There is another option. If you provide strategic forces to strike Iran high value targets (maybe with SOF ground units) and remove the Iranian Air Force (what is left of it) along with their mechanized units (what is left of them), you open them up for neighbors to do the ground work or even the population to rise up. I doubt there is a lot of love between Pakistan, India and Iran. No one else in the area is in any position or strength to do anything. Russia could never handle it and China doesn't have the strategic lift or a land border. I can't see the population rising up, but then, what is the state of their disarmament by the religious fanatics? What is the rumble about their military - how is morale under the religious rule? And that is why you need a CIA and national intelligence structure, minus the partisanship and plus the professionalism to figure it out.

Just an opinion, of course. Except I haven't been nationally embarrassed as a liar and charlatan like Richard Clarke and his CIA wife, what's her name.

Outlaw3

Oh, just remembered, there is more than 1 Richard Clarke, so was that the liar or the other one, DevP?

chad

Actually Outlaw 3 I believe you are thinking of Joseph Wilson and Valerie Plame. Richard Clarke wrote the book Against All Enemies. He was the one who completely contradicted himself between his book and previous sworn testimony, thats neither her nor there though. The problem with his Atlantic Monthly article is that it is basically speculative fiction. I admit I haven't read it because I don't read anything other than Maximum PC, Juggs, and Soldier of Fortune (that was just a joke by the way I don't read Soldier of Fortune), however think back to 1985 and the articles that were coming out then, very few predicted the collapse of the Soviet Union. Most actually predicted that the United States would collapse under Economic pressure from Japan. That isn't to say his views aren't without validity just that he is basically looking into a crystal ball with all that implies.

mikeca

Much of the Iranian nuclear program is in facilities buried deep underground. It will take very good intelligence, and very accurate air strikes with bunker busting bombs to do much damage. (Is this the reason the Bush administration wants to develop bunker-busting bombs with tactical nuclear ware heads?).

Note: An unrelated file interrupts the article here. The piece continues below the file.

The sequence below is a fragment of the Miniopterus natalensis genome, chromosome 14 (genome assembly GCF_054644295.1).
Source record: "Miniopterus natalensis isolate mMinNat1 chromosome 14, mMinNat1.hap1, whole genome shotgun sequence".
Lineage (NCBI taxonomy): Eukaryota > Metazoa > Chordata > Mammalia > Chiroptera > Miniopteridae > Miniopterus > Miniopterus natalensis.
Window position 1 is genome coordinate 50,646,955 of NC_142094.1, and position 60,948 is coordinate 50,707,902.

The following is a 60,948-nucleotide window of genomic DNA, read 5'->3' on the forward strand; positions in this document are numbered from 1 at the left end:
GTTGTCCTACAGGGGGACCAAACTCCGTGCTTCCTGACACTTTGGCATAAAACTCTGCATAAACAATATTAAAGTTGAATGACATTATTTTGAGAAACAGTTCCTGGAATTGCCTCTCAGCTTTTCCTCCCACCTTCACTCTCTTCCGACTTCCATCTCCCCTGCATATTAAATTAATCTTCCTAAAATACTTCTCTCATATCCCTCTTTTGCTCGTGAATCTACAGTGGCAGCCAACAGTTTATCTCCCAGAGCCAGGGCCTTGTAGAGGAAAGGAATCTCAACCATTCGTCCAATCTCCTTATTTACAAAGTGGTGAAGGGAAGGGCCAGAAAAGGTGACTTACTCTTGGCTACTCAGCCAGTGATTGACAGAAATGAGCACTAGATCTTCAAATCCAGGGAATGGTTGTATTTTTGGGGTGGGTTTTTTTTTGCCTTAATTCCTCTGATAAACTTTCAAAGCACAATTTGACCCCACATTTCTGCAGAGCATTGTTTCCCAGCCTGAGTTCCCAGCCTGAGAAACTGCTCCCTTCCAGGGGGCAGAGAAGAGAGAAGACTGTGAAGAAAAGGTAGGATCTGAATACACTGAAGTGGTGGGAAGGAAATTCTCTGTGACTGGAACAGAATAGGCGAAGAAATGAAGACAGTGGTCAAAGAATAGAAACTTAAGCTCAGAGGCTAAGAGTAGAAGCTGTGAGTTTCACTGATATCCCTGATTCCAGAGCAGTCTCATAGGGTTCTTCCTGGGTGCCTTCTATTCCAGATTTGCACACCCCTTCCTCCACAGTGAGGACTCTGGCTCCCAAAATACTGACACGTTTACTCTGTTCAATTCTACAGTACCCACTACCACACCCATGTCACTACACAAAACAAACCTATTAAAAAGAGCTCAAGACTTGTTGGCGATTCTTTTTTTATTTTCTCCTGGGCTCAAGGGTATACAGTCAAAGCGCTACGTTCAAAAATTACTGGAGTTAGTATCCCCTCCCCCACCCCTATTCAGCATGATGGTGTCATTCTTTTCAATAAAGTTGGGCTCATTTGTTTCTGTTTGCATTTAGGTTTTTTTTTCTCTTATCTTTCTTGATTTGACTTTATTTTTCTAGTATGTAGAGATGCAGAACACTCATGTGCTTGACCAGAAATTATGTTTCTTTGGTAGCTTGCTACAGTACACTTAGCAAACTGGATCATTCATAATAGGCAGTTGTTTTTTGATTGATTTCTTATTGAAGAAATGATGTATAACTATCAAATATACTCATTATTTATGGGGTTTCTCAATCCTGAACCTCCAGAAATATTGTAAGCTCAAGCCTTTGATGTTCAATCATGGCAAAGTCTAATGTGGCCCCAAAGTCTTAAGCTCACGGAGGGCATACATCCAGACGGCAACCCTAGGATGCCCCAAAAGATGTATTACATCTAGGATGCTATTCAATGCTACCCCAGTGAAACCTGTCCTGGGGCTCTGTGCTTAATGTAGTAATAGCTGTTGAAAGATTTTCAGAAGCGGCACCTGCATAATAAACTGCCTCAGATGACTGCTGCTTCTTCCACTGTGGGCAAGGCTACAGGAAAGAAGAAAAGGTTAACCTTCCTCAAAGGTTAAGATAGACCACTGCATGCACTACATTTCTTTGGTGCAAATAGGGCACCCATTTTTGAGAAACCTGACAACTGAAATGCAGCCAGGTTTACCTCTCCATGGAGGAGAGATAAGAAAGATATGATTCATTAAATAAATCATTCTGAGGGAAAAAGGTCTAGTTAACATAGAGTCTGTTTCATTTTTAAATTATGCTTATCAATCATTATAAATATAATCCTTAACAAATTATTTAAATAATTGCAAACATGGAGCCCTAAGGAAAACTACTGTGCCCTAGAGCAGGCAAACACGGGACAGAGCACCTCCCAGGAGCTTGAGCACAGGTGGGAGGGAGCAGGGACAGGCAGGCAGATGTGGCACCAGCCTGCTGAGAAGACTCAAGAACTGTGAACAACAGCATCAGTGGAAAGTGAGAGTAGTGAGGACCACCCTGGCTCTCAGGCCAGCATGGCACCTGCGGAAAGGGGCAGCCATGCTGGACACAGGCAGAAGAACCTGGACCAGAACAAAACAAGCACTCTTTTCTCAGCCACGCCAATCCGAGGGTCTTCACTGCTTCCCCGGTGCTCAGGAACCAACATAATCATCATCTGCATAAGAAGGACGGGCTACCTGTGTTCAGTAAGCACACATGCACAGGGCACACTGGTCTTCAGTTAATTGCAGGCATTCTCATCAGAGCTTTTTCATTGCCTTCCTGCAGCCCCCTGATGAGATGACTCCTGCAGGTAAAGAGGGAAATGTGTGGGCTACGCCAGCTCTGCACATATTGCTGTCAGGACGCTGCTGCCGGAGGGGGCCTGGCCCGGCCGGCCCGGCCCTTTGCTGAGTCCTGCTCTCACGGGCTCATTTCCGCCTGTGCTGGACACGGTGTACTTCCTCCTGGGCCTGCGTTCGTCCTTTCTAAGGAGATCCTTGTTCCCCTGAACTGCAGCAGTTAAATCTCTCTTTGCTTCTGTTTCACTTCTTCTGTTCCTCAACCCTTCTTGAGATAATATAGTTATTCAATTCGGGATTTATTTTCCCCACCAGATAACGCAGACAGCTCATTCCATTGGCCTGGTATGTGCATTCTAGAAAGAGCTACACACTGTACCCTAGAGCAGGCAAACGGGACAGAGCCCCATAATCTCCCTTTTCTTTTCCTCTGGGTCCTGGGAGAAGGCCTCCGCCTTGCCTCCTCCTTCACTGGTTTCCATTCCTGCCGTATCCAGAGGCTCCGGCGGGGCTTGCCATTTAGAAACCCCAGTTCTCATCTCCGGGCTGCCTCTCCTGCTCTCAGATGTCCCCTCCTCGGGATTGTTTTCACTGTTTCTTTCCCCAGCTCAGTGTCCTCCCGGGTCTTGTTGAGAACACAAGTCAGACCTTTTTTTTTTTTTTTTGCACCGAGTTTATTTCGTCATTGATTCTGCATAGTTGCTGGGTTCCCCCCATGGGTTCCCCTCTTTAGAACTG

Iran has repeatedly warned that it will retaliate for air strikes at its nuclear program by attacking US forces in Iraq. I doubt that this means air attacks or an invasion of Iraq by Iran. It probably means Iranian sponsored terrorist attacks on US forces in Iraq.

From what I have read, there is broad support in Iran for their nuclear program. It is not just the hard line mullahs. This is an unintended consequence of the invasion of Iraq. Everyone recognizes that if Iraq already had nuclear weapons, Saddam Hussein would still be in power in Iraq. North Korea and Iran are now full speed ahead on their nuclear program trying to make sure they have nuclear weapons before the US army gets out of Iraq. Most Iranians believe Iran has the right to develop nuclear weapons, since Israel and Pakistan already have them, and very few Iranians want to see the US treat Iran the way Iraq has been treated and believe nuclear weapons are the only way prevent the US from eventually invading Iran.

chad

There may be broad support for the Iranian Nuclear program but there is also a heavy pro-US sentiment in the general population. If the Iranians are banking on Nukes keeping the US at bay they are sorely mistaken. The offical US policy is use a WMD on us or an ally and we will reatliate with nukes. (Massive Retaliation policy) The definition of massive retaliation is complete destruction. Considering we can hit Iran from the continental US and they can't hit us we kind of have the upper hand.

dadahead

I really, really hope these four "points" are not supposed to constitute an actual argument for military action against Iran, because that would be a hideous argument indeed.

Unfortunately, I suspect that its writer does intend it to be an argument, mainly because the last line says "therefore".

People, you can't just say a bunch of shit, slap a "therefore" on the end of it, and think that makes it an actual argument.